been losing population and businesses for for years. Our taxes are among the
highest in the nation, we don't fund public employee pensions, and even so we
can't balance the budget.
You should understand the sequence of events. GE and other large companies went
to the Governor and to the legislature *before* the retroactive tax hikes were
enacted. They warned of the dire effects. I am told that the GE warned
specifically that they definitely *would* leave the state if the law was
passed, but this was done privately, not in the press. They got no respect, as
usual, so the law was passed. Mike is correct that the retroactivity was a
bridge too far.
After the law was passed, the stories then became public about the concerns of
the GE and other businesses. The Democratic politicians then publicly heaped
scorn on those businesses for being unwilling to pay their "fair share." They
said that GE paid only $250 annually in corporate income taxes (state minimum,
and it is true). If a company couldn't pay more than that, they didn't belong
in CT anyway. In other words, the Democrats doubled down on zero respect for
business, beating up on business has become a habit with them. No credit was
given for the millions GE pays in property taxes, nor the millions paid by
their employees in income taxes. I am reliably told that GE has been an
outstanding corporate citizen, loaning its executives without charge to
Bridgeport and other communities, for example.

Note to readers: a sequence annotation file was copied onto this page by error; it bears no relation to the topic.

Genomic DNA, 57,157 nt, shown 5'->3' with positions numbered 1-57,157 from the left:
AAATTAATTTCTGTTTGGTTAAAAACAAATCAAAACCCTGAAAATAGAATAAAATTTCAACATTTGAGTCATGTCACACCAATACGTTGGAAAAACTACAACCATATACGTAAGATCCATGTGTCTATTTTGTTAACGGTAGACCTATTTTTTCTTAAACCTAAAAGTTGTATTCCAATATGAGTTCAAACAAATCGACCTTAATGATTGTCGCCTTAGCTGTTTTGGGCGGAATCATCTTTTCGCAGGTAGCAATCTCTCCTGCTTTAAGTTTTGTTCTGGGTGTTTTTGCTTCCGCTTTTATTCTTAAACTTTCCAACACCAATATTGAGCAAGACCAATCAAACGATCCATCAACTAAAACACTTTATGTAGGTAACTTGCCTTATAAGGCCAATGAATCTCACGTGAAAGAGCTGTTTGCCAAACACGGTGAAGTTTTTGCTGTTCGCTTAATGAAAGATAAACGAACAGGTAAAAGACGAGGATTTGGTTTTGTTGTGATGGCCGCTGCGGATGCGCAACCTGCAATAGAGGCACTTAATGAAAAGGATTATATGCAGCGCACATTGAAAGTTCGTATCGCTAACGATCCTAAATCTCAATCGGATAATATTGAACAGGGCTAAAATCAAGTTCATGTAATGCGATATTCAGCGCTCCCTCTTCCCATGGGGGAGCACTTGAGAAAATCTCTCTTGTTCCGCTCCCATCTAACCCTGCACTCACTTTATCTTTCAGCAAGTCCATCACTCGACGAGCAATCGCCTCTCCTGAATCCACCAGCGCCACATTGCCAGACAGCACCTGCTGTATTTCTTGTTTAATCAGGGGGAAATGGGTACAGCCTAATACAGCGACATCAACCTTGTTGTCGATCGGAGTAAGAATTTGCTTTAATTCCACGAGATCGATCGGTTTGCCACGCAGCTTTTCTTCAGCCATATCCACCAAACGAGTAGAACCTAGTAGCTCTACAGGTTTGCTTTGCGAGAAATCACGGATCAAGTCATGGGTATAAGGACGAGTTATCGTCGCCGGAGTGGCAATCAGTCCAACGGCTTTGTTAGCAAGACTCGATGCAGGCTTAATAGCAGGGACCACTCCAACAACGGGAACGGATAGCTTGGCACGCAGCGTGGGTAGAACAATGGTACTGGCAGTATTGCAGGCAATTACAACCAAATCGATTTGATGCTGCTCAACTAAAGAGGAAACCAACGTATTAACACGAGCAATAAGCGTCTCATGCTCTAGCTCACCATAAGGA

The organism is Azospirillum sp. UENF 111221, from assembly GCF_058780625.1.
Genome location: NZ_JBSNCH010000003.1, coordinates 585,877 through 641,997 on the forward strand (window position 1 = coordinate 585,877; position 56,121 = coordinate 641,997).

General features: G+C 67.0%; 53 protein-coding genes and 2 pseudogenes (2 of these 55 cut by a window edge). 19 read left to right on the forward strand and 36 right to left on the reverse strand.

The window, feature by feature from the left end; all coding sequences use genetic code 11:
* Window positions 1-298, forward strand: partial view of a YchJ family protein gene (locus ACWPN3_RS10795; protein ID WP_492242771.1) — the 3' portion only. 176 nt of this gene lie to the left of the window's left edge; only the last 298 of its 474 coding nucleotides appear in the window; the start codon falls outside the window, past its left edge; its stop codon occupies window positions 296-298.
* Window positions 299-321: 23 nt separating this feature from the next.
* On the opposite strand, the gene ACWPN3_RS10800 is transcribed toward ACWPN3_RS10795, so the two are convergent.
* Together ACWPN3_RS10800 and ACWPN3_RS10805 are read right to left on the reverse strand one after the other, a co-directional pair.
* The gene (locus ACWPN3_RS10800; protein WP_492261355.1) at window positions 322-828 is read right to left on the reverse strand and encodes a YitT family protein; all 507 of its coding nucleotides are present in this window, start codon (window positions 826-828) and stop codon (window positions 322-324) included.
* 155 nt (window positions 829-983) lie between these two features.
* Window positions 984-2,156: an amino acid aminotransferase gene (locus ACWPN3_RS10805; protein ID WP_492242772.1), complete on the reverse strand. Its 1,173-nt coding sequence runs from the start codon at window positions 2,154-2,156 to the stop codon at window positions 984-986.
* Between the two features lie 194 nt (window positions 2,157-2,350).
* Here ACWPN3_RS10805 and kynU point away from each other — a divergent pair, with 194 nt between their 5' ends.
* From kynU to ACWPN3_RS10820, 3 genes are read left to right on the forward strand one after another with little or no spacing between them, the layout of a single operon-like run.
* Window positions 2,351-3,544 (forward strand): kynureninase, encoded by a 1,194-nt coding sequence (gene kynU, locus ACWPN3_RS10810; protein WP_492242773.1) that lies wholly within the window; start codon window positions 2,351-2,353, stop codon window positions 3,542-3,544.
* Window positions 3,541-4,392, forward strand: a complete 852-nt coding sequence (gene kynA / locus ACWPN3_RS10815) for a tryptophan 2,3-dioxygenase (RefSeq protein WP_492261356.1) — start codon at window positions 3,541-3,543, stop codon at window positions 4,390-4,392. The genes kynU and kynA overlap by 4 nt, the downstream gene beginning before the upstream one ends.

GE began its search for a new headquarters. Given the poor treatment by the
politicians, I will be astonished if they don't follow through. At this point,
it's about much more than money, it's about common decency from government
Now some of the politicians are beginning to regret calling GE's bluff. They
have begun to realize that taking pot shots at businesses isn't always free.
Sure, Malloy is talking about tax give backs, but they won't happen. They can't
happen. The state budget is wildly out of balance, even after passing the
massive tax hike last June. It will get much, much worse after GE leaves.
CT has far too many government employees, and we pay them far too much. This is
the root of the problem. The state has decided to go the way of Detroit.
GE pays Fairfield $1.7 million or so in real estate taxes on their
headquarters. Rumor has it that, as a lovely parting gift, they will give the
headquarters to Sacred Heart University to be used for the business school. You
know, the school named for GE's last CEO, Jack Welch.